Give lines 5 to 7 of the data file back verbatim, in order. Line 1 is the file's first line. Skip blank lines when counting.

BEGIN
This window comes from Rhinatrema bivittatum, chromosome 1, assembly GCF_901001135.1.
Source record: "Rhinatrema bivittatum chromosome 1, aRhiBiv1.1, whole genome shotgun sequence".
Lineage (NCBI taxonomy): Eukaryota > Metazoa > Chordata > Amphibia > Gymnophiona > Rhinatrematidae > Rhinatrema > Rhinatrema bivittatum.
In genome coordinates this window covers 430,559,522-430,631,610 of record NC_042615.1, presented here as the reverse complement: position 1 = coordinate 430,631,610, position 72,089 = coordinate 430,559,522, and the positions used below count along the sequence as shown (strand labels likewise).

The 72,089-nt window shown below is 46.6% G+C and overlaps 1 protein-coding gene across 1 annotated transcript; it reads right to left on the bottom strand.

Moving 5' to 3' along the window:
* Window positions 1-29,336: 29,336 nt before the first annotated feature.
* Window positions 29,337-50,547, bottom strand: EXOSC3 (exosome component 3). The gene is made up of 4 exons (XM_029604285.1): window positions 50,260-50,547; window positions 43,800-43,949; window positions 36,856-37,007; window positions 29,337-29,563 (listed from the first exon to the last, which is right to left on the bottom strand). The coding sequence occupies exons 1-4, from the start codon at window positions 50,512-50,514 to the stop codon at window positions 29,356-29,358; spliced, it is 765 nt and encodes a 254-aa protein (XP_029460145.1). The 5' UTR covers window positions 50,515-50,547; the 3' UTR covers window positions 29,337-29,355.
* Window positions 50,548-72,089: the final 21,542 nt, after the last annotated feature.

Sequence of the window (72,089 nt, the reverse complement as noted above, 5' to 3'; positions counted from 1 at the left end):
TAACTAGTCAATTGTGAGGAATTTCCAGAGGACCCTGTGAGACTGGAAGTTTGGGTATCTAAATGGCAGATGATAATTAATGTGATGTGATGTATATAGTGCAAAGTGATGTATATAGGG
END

The 72,089-nt window shown below is 46.6% G+C and overlaps 1 protein-coding gene across 1 annotated transcript; it reads right to left on the bottom strand.

Moving 5' to 3' along the window:
* Window positions 1-29,336: 29,336 nt before the first annotated feature.